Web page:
Both are turning to Kahn Academy instead.

  4. One of your very best essays, ever.
    Now if only we can return to the notion that home schooling is proper and normal, and not just some kooky affectation. We really need some kind of an academic Elon Musk.

  5. I grew up in church and learned to read from the Bible before I ever started school. To me school was incarceration. I cannot tell you one thing I learned in school that I wouldn’t have learned on my own. The other reason the .edu is panicking is that they’re losing a chance to politically indoctrinate another generation. Never mind the fact that public schools are state subsidized daycare for many parents

    1. indoctrination….
      That touches why I wanted to respond to this, and why the positives in this poll are on the uptick:
      Because of the forced home-schooling resulting from the lock-down, many parents have been forced to realize what crap the schools have been shoveling into the minds of their children, and won’t stand for it any longer. And that the only way to prevent it in the future is to keep those kids at home, learning things that truly matter, and having them read something other than Howard Zinn’s fantasies.

  6. My sister-in-law homeschooled her four children, as she and my brother were living in an isolated region of northeastern Wyoming whilst he was employed with the Department of the Interior as a mine reclamation inspector. Closest school was 100-mile round trip daily. She is deaf, but all the kids know ASL. She eventually got a cochlear implant, but not until the youngest was in her last year of high school.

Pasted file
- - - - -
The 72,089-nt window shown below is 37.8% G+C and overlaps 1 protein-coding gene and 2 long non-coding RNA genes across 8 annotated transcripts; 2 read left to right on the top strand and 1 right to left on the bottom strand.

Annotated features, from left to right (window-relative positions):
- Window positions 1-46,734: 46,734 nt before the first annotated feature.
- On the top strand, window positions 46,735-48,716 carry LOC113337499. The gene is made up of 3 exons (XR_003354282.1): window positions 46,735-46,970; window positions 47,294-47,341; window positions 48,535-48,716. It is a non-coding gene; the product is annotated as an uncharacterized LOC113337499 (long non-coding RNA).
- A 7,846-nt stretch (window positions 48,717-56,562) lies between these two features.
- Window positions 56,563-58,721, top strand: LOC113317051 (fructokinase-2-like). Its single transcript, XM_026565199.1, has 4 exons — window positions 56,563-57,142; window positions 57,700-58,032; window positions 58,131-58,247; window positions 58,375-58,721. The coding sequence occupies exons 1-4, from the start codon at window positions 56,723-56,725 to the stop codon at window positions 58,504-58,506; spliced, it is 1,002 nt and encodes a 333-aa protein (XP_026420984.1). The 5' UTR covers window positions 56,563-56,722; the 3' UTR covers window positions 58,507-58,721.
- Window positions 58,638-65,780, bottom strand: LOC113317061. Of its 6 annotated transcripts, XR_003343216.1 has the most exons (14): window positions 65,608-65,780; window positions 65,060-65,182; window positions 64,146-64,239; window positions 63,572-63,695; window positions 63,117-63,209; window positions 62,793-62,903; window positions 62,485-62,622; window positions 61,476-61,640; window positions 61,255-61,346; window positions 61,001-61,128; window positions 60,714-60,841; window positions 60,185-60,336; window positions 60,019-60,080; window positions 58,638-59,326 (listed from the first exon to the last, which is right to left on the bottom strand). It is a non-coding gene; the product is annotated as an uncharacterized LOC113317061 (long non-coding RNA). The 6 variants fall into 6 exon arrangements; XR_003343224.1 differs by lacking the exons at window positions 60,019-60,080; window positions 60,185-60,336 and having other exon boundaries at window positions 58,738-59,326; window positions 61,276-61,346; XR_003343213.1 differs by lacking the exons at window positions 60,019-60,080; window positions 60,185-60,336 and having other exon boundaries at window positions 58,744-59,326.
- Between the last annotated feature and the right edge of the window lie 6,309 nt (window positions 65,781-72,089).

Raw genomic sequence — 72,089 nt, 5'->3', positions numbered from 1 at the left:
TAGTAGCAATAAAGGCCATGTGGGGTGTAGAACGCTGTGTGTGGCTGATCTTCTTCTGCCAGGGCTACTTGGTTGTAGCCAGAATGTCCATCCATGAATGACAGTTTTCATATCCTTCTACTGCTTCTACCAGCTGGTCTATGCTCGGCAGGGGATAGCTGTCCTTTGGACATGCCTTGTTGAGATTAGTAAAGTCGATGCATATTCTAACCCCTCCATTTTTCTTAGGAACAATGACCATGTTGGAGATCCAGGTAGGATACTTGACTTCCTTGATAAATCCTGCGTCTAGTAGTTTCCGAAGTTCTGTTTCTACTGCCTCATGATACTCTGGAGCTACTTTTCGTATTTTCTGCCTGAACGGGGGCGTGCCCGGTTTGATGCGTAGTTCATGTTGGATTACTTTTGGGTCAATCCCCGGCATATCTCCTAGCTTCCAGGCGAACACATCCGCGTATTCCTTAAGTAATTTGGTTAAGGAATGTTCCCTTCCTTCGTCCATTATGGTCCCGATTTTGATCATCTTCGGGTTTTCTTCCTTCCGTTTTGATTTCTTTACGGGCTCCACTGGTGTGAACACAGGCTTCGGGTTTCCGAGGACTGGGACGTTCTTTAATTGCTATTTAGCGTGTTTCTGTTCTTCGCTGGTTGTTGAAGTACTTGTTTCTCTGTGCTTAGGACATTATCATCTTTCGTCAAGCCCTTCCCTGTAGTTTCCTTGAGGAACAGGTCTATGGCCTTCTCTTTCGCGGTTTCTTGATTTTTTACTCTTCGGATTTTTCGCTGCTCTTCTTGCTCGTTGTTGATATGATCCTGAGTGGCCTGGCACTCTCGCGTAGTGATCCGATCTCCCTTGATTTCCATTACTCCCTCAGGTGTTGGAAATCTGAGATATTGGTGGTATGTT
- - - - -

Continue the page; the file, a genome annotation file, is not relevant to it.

All four kids were in a home school co-op of about 16-20 kids, many mixing in and out over the years. My SIL and brother both have 2-year, junior college tech degrees. Some of the other parents had college degrees, but most did not.
    All four kids are bright, engaging and essentially fearless. In addition to the 3 R’s, they were all taught bushcraft, animal husbandry, basic geology, agriculture and independent living skills including the value of work and ethical behavior. The oldest finished high school at 15 and wanted to go to VMI, but had to wait until he turned 17. So he took a year off, moved to Hawaii and worked in a bird sanctuary. In his spare time, he learned how to fly sailplanes. Graduated from VMI in top 2% of his class, is former Army Captain in the Intelligence Branch and now works for an US intelligence agency overseas.
    Middle two boys are twins and also finished high school at 15. They both are graduates of the University of Iowa’s Physician Assistant program and are working in remote healthcare. One on offshore oil rigs, the other in the Marshall Islands.
    My niece, the youngest, is a graduate of The School of the Ozarks, and Tufts University and is a breeding geneticist for an international equine breed preservation organization.